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Possible ICO Scam Alert – WCX Exchange

Global Digital Currency Exchange Seems Shady


The WCX ICO team describe their product as a “Global Digital Currency Exchange” and claim to have a working product and 794,743 signups. As far as the team at Crypto Briefing can tell, it has a lot in common with ICO scam offerings that are polluting the marketplace.

Let’s examine the evidence:

WCX Exchange Working Product?


Possible WXC ICO Scam - Tweet from October 10 2017


A tweet from their official account on October 10th 2017 states that the product is now live. However, the product we see is merely an API call from TradingView which documents no trades, no book, and no fills. Moreover, when we attempted to sign up for the service, we were told that all spots had currently been filled. This could mean it’s a Beta, but why announce a live product on Twitter in that case?


Possible WCX ICO Scam spots all filled


Their working product, in other words, appears to be nothing but a live view that anyone with any experience pulling an API could put together.

Their whitepaper (just a webpage, in fact) offers a statistic that seems bizarre in the extreme (and for which we have no evidence).


WCX Exchange Signups

Extremely Suspicious Traffic

The traffic to the site originates primarily from Russia, Ukraine, and Vietnam, according to SimilarWeb.


Possible WXC ICO Scam Traffic stats


This is important – other ICO sites have very different traffic sources, which are similar to each other but not to the possible WCX ICO scam: the following four images are for traffic to CHAINLINK, KYBER, WANCHAIN, AND REQUEST.NETWORK. (Desktop order: top-left, bottom-left, top-right, bottom-right. Mobile in order listed.)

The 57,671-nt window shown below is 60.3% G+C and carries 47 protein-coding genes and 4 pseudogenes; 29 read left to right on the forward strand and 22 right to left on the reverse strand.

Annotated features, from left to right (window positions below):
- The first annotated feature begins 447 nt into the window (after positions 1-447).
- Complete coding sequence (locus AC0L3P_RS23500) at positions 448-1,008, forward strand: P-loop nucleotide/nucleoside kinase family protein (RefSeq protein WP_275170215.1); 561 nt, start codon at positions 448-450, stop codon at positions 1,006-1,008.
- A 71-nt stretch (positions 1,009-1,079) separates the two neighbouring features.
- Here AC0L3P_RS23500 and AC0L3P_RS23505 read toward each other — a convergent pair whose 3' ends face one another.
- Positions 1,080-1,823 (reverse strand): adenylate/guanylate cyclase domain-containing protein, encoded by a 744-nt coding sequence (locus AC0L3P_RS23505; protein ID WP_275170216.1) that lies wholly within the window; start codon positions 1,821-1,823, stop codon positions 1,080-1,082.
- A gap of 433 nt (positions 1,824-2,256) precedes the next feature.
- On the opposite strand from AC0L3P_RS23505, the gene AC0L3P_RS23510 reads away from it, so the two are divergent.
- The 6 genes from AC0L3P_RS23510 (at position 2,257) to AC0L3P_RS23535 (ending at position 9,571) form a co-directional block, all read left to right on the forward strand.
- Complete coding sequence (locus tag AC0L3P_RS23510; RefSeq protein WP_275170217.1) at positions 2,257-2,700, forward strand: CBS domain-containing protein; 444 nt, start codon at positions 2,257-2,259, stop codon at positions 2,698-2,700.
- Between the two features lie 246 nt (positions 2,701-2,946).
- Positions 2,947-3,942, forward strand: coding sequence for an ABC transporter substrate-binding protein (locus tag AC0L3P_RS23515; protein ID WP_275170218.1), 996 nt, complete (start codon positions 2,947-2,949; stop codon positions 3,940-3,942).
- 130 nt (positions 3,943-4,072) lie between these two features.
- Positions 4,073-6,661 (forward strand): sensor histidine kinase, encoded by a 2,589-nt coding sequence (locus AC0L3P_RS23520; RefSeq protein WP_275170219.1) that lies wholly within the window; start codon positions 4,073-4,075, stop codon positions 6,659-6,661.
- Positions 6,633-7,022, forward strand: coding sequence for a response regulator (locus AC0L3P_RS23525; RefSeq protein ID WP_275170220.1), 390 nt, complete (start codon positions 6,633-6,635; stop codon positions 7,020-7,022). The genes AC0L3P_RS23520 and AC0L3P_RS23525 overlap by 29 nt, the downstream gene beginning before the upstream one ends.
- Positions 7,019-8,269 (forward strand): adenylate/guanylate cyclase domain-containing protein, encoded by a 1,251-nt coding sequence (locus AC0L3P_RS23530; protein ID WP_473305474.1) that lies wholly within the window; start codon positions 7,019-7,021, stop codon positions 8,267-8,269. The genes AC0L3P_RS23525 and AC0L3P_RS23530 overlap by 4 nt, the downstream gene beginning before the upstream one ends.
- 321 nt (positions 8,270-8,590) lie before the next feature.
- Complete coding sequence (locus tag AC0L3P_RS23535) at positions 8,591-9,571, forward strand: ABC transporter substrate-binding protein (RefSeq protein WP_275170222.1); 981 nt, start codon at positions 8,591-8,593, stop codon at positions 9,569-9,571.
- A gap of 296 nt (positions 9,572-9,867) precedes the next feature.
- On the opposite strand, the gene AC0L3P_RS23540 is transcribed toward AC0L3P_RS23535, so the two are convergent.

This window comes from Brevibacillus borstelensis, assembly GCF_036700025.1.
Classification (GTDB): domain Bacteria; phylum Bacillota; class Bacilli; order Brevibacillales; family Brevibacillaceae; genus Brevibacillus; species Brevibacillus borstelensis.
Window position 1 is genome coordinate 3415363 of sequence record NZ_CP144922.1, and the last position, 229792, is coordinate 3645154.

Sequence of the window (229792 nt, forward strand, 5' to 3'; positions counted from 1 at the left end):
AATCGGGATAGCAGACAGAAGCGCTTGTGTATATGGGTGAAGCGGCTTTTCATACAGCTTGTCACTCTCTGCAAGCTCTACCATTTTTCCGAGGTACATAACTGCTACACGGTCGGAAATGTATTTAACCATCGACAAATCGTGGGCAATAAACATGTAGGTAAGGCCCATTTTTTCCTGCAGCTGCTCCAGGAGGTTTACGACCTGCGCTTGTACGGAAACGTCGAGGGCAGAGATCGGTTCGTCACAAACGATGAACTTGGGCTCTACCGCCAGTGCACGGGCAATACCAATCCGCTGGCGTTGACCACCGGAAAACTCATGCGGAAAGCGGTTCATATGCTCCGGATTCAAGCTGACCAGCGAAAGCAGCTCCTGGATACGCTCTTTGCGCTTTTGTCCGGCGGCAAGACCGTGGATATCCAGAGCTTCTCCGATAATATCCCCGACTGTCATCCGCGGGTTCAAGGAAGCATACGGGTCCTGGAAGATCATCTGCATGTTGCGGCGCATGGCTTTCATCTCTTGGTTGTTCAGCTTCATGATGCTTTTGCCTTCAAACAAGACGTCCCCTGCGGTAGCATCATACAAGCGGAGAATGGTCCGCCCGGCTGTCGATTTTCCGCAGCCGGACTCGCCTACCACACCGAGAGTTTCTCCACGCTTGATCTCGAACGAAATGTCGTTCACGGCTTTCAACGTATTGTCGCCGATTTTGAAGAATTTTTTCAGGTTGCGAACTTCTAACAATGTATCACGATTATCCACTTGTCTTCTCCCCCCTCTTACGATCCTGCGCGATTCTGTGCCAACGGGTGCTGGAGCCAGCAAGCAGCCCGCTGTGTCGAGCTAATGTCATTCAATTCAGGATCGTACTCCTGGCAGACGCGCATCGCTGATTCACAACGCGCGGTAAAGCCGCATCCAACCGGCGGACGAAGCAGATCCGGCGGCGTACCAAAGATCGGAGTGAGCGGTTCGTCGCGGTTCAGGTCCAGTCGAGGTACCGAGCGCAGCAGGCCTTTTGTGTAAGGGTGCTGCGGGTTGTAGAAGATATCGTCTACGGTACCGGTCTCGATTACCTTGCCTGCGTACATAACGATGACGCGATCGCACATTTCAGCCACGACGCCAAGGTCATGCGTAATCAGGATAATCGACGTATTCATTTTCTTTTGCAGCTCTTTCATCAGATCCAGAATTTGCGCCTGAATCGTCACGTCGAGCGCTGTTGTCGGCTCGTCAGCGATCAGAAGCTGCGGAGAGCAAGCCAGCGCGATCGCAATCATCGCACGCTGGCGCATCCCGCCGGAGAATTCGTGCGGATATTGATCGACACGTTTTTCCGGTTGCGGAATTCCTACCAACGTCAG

ICO Scam - WCX Exchange compared to Chainlink
ICO Scam - WCX Exchange compared to Kyber
ICO Scam - WCX Exchange compared to Wanchain
ICO Scam - WCX Exchange compared to Request Network

Social Media

While their roadmap looks clean and simple on a shared Trello board, the software engineer ‘John Reyes’ can’t be traced. There are three we can find, none of whom appears to be working for WCX or any exchange platform. Our experiences of such roadmaps tend to be that they are NEVER as clean and well-defined as this, which, although not damning by itself, certainly raises more red flags.

Their Facebook page is virtually bare, but appears to make reference to some kind of bounty payment for posts on Bitcoin Talk. The only reference we can find on GitHub is completely empty. On Bitcoin Talk, they solicited translations and the results are here. This seems legit, but they also offered bounties. Indeed, on Reddit the only substantial thing we can find are bounty offerings. The Twitter account is extremely thin, and offers no insight into the company behind the offering.

Meanwhile, a Scam Advisor website contains numerous comments containing bounty links.

Whitepaper – Or Not